Well, I suppose I can call it the Boxing Day Open thread… referring to the extended after Christmas vacation/holiday which is observed in the UK, Canada and Australia. I grew up with not only Boxing Day as an extra bonus day off, but I remember “Easter Monday” as well… which I really, while appreciating an extra long weekend, couldn’t figure for the life of me why that day was ever considered a holiday. But I digress.
So back to boxing day- and no, it has nothing to do with a sport where two people get into a ring and beat each other in front of an excited crowd.
I never really got this day right either, even though I grew up having this day as another kind of holiday. I don’t think many people anymore know exactly how it started or why, but there are a few long held traditions that might be part of the beginnings.
Some believe it actually got started in Roman times when collections for sports competitions was collected in boxes, and later the idea for collecting boxes came to Britain by monks and priests who used them to collect money for the poor at Christmas. On the day after, the priests would open the boxes and distribute the contents to the poor.
The traditional celebration of Boxing Day did include giving money or presents (Christmas boxes) to charities and the poor, but also people in service jobs- maids and house staff.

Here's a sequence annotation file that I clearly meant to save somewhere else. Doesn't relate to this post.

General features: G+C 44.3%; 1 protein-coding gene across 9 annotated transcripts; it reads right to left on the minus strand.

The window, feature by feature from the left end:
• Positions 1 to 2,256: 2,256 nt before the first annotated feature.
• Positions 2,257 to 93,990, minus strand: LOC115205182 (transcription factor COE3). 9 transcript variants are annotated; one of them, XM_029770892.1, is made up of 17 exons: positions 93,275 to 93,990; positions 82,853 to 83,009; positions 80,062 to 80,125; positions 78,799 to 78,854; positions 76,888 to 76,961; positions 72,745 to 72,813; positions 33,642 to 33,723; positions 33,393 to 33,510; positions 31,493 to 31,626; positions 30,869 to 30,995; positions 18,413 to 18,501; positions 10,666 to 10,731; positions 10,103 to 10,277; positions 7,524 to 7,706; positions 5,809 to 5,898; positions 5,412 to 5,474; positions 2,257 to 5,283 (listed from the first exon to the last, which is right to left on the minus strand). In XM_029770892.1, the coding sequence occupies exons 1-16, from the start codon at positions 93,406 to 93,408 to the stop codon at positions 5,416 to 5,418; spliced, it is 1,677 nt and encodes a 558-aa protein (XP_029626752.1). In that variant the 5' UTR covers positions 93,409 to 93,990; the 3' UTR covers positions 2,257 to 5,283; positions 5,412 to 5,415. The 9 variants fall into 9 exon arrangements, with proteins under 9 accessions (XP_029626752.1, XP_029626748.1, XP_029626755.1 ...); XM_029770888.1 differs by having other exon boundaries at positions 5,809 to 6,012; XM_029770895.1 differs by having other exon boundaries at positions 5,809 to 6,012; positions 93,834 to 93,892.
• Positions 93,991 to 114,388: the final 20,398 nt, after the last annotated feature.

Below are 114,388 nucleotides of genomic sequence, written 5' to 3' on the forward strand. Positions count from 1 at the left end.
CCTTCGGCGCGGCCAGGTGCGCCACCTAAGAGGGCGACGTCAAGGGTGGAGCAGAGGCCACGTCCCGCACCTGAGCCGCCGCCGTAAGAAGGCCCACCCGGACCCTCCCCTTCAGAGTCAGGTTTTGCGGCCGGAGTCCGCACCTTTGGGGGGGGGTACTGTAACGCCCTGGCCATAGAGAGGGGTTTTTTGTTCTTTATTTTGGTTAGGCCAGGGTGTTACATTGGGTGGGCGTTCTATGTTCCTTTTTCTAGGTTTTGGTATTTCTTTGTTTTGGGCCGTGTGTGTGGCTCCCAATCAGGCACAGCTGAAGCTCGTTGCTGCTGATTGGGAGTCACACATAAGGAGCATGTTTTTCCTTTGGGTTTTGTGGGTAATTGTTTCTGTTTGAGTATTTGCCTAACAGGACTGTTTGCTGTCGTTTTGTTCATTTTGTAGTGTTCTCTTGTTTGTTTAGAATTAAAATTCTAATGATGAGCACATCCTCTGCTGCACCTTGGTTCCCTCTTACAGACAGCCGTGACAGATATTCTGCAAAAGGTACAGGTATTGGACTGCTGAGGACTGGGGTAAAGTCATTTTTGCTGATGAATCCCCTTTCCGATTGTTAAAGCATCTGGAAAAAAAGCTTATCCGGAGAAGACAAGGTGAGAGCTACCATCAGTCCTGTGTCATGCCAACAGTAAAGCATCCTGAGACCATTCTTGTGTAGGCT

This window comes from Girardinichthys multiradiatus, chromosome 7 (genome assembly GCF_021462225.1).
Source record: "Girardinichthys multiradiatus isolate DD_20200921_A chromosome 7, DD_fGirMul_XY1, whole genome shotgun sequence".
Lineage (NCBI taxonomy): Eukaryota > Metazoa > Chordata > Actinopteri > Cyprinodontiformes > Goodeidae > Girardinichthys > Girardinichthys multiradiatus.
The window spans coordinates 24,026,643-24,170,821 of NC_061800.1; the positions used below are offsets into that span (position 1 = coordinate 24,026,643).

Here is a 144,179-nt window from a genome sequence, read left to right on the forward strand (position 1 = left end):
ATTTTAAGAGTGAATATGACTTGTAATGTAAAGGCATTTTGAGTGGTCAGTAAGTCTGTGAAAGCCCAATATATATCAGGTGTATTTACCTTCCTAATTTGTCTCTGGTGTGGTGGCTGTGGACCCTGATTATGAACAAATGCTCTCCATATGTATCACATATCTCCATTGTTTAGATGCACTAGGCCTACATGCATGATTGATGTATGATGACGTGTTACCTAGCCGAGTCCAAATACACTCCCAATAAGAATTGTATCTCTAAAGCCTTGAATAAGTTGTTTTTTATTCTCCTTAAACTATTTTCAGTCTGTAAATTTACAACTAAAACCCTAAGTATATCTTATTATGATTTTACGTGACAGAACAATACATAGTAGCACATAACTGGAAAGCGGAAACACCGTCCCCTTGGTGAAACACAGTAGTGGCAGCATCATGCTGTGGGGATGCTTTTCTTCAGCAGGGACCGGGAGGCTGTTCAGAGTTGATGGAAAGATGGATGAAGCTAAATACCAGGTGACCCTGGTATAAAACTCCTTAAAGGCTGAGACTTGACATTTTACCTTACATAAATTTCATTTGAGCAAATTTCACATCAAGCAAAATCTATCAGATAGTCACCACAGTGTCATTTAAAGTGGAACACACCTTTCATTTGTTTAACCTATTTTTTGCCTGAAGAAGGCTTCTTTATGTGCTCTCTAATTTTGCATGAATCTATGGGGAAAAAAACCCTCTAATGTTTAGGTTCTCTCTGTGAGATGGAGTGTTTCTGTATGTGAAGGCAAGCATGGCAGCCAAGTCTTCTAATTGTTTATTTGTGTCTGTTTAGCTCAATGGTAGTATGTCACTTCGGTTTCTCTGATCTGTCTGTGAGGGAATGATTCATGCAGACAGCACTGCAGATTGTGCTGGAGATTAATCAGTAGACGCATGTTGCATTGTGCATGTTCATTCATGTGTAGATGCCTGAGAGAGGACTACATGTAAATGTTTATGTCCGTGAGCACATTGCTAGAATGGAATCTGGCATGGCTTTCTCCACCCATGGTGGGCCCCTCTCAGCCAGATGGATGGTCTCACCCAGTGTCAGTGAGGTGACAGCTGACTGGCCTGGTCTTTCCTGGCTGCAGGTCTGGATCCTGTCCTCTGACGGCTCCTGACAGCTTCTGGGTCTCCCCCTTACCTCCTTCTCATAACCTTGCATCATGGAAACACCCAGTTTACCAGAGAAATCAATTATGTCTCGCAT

In Ireland the day is celebrated as St. Stephen’s Day, after Stephen the Martyr who was stoned to death for his testimony of Christ. The Christmas carol, “Good King Wenceslas” tells the story of a Bohemian king going on a journey and braving harsh winter weather to give alms to a poor peasant on the Feast of Stephen on December 26. It was written by John Mason Neale and published in 1853, but the music originates in Finland 300 years earlier.
The traditional and modern celebration of Boxing Day would not be complete without food, which is a big part of the day spent with family and friends. Usually Christmas dinner leftovers are served buffet style so the hostess/cook can have time to spend with the family instead of time in the kitchen.
So there you have it, or not… whether you celebrate the day or not, I hope everyone has a blessed and safe day after Christmas!